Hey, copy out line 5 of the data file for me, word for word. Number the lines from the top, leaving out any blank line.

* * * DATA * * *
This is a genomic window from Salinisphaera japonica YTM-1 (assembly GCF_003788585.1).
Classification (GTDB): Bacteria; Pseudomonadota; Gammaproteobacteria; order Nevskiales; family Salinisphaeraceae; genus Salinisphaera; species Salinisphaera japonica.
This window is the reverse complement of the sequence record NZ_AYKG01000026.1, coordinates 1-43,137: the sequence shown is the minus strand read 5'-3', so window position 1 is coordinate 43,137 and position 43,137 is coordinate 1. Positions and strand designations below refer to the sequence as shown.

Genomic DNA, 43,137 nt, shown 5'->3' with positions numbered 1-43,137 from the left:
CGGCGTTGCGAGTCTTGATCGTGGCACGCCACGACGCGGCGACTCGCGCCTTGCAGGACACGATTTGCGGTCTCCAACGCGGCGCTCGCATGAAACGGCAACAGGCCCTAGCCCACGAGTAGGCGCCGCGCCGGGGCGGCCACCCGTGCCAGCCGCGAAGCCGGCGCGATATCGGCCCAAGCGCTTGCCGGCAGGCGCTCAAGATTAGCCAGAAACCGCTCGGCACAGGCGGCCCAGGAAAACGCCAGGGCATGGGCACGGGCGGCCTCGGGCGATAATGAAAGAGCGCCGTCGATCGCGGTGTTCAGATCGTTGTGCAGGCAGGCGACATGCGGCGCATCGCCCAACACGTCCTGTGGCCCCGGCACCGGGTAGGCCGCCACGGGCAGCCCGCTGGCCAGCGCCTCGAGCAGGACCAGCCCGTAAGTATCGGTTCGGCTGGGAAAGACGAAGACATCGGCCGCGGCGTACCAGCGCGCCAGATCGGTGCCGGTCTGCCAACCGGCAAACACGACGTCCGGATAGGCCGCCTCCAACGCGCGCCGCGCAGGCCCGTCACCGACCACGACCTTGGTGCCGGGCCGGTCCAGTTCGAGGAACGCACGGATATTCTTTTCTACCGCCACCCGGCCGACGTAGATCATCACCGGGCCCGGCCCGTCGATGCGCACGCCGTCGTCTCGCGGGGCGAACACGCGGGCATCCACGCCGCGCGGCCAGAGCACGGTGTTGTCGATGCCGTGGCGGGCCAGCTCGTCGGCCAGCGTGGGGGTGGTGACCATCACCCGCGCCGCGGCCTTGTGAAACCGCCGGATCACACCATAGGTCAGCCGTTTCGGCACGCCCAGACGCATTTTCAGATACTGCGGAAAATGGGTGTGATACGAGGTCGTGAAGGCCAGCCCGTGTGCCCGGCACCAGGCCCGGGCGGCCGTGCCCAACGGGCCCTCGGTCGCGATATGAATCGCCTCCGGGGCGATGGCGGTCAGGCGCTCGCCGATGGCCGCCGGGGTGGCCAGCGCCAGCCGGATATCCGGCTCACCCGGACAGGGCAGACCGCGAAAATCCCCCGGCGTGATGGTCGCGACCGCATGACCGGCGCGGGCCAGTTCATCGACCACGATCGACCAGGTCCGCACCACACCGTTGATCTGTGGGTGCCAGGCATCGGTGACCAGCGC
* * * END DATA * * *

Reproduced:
CGGCGTTGCGAGTCTTGATCGTGGCACGCCACGACGCGGCGACTCGCGCCTTGCAGGACACGATTTGCGGTCTCCAACGCGGCGCTCGCATGAAACGGCAACAGGCCCTAGCCCACGAGTAGGCGCCGCGCCGGGGCGGCCACCCGTGCCAGCCGCGAAGCCGGCGCGATATCGGCCCAAGCGCTTGCCGGCAGGCGCTCAAGATTAGCCAGAAACCGCTCGGCACAGGCGGCCCAGGAAAACGCCAGGGCATGGGCACGGGCGGCCTCGGGCGATAATGAAAGAGCGCCGTCGATCGCGGTGTTCAGATCGTTGTGCAGGCAGGCGACATGCGGCGCATCGCCCAACACGTCCTGTGGCCCCGGCACCGGGTAGGCCGCCACGGGCAGCCCGCTGGCCAGCGCCTCGAGCAGGACCAGCCCGTAAGTATCGGTTCGGCTGGGAAAGACGAAGACATCGGCCGCGGCGTACCAGCGCGCCAGATCGGTGCCGGTCTGCCAACCGGCAAACACGACGTCCGGATAGGCCGCCTCCAACGCGCGCCGCGCAGGCCCGTCACCGACCACGACCTTGGTGCCGGGCCGGTCCAGTTCGAGGAACGCACGGATATTCTTTTCTACCGCCACCCGGCCGACGTAGATCATCACCGGGCCCGGCCCGTCGATGCGCACGCCGTCGTCTCGCGGGGCGAACACGCGGGCATCCACGCCGCGCGGCCAGAGCACGGTGTTGTCGATGCCGTGGCGGGCCAGCTCGTCGGCCAGCGTGGGGGTGGTGACCATCACCCGCGCCGCGGCCTTGTGAAACCGCCGGATCACACCATAGGTCAGCCGTTTCGGCACGCCCAGACGCATTTTCAGATACTGCGGAAAATGGGTGTGATACGAGGTCGTGAAGGCCAGCCCGTGTGCCCGGCACCAGGCCCGGGCGGCCGTGCCCAACGGGCCCTCGGTCGCGATATGAATCGCCTCCGGGGCGATGGCGGTCAGGCGCTCGCCGATGGCCGCCGGGGTGGCCAGCGCCAGCCGGATATCCGGCTCACCCGGACAGGGCAGACCGCGAAAATCCCCCGGCGTGATGGTCGCGACCGCATGACCGGCGCGGGCCAGTTCATCGACCACGATCGACCAGGTCCGCACCACACCGTTGATCTGTGGGTGCCAGGCATCGGTGACCAGCGC